Five Direct-Elect Members Announced for the Class of 2014 by the Naismith Memorial Basketball Hall of Fame
David Stern headlines direct-elect nomination at NBA All-Star Weekend
NEW ORLEANS, LA and SPRINGFIELD, MA – The Naismith Memorial Basketball Hall of Fame announced today the first five members of the Class of 2014. These specific categories were directly elected by distinguished committees focused on preserving all areas from the game of basketball. These direct-elects include Bob Leonard voted in from the American Basketball Association (ABA) Committee, Nat Clifton from the Early African American Pioneers Committee, Sarunas Marciulionis from the International Committee, Guy Rodgers from the Veterans Committee and David Stern from the Contributor Direct Election Committee.
These five new committees were established in 2011 to directly elect one nominee into the Naismith Memorial Basketball Hall of Fame. This change was made to ensure that the Hall of Fame maintains a strong focus on presenting accurate historical information while utilizing voters who are intimately familiar with the special category they have been assigned to evaluate. These five individuals have officially been directly elected into the Basketball Hall of Fame and will be a part of the Enshrinement Ceremonies in August.
These electees will join the eventual candidates for the Class of 2014 from the North American and Women’s committees from a pool of finalists that includes five-time NBA All-Star Tim Hardaway, four-time NBA All-Star Spencer Haywood, three-time NBA All-Star Kevin Johnson, seven-time NBA All-Star Alonzo Mourning, six-time AAU National Champion Coach Harley Redin, six-time NBA All-Star Mitch Richmond, 1994 NCAA National Champion coach Nolan Richardson, 2002 NCAA National Champion coach Gary Williams, four-time National Coach of the Year Eddie Sutton and Immaculata University’s AIAW National Championship teams of the early 1970s.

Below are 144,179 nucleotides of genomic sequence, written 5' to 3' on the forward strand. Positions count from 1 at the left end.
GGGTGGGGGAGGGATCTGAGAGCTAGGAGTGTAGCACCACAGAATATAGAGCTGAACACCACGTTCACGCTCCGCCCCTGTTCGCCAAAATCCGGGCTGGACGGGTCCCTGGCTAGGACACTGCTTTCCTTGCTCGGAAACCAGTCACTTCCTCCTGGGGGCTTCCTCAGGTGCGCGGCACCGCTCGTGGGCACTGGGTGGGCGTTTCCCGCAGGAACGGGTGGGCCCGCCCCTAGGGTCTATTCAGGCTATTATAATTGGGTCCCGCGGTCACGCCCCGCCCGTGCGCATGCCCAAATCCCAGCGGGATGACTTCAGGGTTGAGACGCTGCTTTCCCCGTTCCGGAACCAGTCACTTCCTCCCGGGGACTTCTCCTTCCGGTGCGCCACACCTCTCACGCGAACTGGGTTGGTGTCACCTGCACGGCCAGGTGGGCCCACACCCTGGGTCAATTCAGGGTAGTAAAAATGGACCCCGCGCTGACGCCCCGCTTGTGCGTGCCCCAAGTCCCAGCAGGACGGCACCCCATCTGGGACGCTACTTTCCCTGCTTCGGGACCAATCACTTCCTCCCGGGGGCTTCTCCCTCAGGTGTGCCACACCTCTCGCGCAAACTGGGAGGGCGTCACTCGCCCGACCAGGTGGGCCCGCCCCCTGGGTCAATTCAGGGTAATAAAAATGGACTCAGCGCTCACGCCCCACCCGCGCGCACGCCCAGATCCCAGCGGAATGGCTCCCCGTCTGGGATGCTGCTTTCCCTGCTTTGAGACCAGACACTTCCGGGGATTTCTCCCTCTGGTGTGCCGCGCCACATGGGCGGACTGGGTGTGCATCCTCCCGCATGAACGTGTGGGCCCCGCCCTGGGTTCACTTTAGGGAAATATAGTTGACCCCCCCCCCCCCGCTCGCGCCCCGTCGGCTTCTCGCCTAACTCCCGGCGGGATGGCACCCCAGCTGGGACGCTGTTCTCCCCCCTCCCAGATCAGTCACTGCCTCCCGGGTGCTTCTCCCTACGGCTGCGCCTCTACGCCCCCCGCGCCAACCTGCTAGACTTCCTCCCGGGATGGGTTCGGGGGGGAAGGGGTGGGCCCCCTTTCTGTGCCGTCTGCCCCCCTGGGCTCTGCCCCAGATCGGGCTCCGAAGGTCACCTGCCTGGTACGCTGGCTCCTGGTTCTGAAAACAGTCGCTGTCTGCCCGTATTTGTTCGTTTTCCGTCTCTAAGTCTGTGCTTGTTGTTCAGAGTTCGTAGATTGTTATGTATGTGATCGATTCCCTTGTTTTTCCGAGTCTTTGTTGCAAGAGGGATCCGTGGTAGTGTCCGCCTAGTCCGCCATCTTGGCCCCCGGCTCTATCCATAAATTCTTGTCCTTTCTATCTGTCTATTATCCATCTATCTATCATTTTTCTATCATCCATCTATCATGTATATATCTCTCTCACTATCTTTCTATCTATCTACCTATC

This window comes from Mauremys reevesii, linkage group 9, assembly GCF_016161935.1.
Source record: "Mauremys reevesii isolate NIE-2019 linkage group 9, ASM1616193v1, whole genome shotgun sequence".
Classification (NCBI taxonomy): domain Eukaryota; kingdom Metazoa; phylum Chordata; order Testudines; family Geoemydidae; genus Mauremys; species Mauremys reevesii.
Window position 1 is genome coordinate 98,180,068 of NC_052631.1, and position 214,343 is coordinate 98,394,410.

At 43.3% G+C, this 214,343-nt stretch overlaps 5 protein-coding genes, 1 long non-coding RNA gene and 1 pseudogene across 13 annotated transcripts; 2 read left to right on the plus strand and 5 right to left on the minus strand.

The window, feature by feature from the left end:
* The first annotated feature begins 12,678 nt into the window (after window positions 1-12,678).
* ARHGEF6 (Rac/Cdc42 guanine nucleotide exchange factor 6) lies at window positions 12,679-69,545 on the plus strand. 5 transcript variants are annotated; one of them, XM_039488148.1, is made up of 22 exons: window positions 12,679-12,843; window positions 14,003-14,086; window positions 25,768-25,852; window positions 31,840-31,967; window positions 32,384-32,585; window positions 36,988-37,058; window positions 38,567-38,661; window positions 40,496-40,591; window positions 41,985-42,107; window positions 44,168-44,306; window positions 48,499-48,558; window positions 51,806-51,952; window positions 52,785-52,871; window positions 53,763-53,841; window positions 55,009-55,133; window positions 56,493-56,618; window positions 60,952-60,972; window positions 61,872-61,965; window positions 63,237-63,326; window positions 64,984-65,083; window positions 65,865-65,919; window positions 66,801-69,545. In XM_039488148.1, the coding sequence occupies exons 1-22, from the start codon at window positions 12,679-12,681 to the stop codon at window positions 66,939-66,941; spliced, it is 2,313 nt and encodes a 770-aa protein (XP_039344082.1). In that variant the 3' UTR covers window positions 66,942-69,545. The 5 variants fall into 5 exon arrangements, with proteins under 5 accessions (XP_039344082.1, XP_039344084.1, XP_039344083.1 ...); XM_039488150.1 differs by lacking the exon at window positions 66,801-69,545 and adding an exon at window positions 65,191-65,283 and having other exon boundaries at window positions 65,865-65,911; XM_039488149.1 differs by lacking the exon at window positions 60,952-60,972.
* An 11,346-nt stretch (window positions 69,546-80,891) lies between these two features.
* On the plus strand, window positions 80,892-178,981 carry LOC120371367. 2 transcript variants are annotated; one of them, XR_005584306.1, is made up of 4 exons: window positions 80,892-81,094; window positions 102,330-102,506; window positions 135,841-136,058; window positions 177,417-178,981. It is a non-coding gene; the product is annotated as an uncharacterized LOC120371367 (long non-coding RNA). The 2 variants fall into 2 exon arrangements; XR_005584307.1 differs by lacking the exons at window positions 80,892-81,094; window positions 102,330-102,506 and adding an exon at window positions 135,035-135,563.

The entire Class of 2014 will be announced on Monday, April 7 at a news conference in North Texas prior to the NCAA Men’s Championship game. In order to be elected into the Naismith Memorial Basketball Hall of Fame, a finalist needs 18 of 24 votes from the Honors committee. The Class of 2014 will be enshrined during festivities in Springfield, Mass. in August. Tickets to the 2014 Enshrinement and Induction Celebration are available by calling the Hall of Fame at (413) 231-5540.
From the ABA Committee:
BOB LEONARD [Coach] – Nicknamed “Slick,” Leonard is the winningest coach in ABA history, having compiled an overall ABA coaching record of 387-270 (.589). He led the Indiana Pacers to three ABA championships (1970, 1972, 1973) and five ABA Finals (1969, 1970, 1972, 1973, 1975). Rival ABA coaches often called him the “best seventh game coach in the business” after he led the Indiana Pacers’ only team to win three ABA championships and their only team to win back-to-back ABA championships. Leonard holds an ABA record 69 playoff victories and coached an ABA record 166 ABA playoff games. He also compiled a 69-47 ABA playoff record (.595) and led the Indiana Pacers to three Divisional titles (1969, 1970, 1971). Leonard finished his career with an overall coaching record of 573-534 (.518).